• If you receive an unsolicited phone call from your bank, do not give your personal/security/financial information over the phone even if they have some basic information on you such as your name and address. Say that you will need to validate their identity and will contact your bank directly, do not use phone number given to you by the caller as this could be fake.
  • The Gardai advise that if you have transferred money to an unknown source as a result of a fraudulent email you should also report it to your local Garda station.
  • The default approach should always be caution. If you suspect anything fraudulent delete and report.

*Smishing – the fraudulent practice of sending text messages purporting to be from reputable companies in order to induce individuals to reveal personal information, such as passwords or credit card numbers.

*Phishing – the fraudulent practice of sending emails purporting to be from reputable companies in order to induce individuals to reveal personal information, such as passwords and credit card numbers.

Whilst every effort has been made to ensure the accuracy of the information contained in this article, it has been provided for information purposes only and is not intended to constitute legal advice. Amorys Solicitors is a boutique commercial and private client law firm in Sandyford, Dublin 18, Ireland.
For further information and advice in relation to “Gone Smishing? Credit Card Scams & Cybercrime”, please contact Daragh Burke, Amorys Solicitors daragh@amoryssolicitors.com, telephone 01 213 5940 or your usual contact at Amorys.

COVID-19 and Data Protection Rights

Data Protection Rights and the Pandemic COVID-19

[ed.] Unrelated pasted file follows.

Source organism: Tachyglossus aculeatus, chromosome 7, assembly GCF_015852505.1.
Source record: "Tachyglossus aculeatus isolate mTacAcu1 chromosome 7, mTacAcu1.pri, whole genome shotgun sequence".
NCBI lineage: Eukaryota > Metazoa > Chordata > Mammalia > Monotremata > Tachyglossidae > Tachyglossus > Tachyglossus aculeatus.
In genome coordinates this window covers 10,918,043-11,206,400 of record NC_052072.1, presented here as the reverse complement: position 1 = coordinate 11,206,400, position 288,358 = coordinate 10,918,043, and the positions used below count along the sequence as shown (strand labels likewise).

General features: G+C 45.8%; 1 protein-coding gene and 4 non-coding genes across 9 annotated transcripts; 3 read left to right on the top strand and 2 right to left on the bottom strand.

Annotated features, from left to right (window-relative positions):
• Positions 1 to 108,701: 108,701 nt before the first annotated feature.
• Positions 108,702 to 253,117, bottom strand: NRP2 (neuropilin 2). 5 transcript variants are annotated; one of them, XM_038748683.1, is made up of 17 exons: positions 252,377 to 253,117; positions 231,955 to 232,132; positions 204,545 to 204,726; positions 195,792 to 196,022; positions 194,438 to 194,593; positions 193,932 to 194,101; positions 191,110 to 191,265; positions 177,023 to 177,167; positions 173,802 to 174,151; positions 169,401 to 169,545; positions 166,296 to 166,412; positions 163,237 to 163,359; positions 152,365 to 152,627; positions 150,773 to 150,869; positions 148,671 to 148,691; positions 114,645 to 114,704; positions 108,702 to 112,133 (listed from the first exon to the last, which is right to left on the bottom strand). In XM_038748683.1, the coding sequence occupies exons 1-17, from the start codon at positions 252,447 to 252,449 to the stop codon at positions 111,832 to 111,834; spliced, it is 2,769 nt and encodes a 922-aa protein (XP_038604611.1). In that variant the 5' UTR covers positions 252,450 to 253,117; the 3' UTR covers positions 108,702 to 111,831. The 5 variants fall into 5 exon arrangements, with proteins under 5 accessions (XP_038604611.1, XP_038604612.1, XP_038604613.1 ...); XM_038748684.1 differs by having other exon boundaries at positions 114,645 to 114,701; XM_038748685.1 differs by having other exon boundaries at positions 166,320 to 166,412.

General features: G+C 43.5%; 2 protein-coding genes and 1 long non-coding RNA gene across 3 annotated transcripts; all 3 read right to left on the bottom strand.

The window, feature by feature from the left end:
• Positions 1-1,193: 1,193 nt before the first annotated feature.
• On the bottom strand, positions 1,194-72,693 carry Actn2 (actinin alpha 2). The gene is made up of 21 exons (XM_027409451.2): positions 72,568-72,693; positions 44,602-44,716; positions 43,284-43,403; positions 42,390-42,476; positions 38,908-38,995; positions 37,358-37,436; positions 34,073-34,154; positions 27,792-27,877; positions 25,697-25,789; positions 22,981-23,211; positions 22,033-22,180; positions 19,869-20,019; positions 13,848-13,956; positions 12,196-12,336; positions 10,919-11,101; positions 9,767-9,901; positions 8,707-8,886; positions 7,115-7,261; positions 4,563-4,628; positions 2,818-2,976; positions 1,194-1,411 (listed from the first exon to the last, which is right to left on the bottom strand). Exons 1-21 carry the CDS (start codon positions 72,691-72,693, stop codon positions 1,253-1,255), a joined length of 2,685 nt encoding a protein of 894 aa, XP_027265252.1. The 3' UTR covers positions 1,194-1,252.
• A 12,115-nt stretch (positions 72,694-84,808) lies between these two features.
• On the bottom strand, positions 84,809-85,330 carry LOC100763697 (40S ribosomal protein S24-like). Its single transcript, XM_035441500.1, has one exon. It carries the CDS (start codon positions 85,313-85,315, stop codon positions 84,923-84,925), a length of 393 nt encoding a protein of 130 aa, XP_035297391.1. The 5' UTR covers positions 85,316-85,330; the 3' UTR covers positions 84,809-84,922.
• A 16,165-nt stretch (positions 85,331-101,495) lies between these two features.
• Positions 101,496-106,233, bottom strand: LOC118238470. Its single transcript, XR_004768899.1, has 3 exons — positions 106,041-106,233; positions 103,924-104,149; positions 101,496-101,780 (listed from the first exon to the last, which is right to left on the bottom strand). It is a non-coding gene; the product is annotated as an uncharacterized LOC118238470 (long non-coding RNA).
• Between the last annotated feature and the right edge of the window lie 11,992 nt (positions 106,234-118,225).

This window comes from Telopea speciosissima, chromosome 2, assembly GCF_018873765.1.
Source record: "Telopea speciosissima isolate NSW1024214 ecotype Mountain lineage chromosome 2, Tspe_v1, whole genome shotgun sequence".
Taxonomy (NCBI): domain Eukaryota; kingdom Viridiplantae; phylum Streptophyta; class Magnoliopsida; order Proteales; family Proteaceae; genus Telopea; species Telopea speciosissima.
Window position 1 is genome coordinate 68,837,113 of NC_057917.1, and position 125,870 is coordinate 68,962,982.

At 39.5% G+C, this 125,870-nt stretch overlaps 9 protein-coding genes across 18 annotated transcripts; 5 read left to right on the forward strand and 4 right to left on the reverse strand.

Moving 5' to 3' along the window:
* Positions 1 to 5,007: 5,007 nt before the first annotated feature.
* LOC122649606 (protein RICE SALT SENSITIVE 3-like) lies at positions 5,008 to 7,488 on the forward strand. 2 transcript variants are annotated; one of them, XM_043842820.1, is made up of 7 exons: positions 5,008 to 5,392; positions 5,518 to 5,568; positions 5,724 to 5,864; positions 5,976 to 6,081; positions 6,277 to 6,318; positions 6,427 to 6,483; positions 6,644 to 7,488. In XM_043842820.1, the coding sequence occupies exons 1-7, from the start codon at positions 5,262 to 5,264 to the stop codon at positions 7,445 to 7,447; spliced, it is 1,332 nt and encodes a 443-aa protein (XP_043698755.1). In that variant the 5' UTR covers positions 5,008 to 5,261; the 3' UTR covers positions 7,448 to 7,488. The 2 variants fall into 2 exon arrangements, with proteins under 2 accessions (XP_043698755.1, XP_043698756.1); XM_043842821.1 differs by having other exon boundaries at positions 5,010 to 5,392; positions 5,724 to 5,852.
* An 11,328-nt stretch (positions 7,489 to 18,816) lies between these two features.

It was recently reported that the HSE had disclosed to an employer that one of their employees had tested positive for Covid-19 prior to informing the employee of their own test results. The HSE explained in a statement that in “exceptional circumstances”, “if it is considered essential for the public health good”, they would inform an employer of a Covid-19 positive test result prior to informing the employee. The HSE has since requested guidance from the Data Protection Commissioner (DPC) and has suspended the practice in the interim. Nonetheless, the issue has provoked serious concerns regarding the protection of employees’ sensitive medical data and whether there are any “exceptional circumstances” wherein the data protection rights of data subjects can be overridden in such a way.

Guidance from the Data Protection Commissioner (DPC)

Mass Covid-19 screening has been taking place across a number of sectors including meat processing plants and nursing homes, and which involves the processing of large amounts of personal data including employee names, addresses and dates of birth and sensitive ‘special category’ medical data over a relatively short period of time and with a high degree of urgency.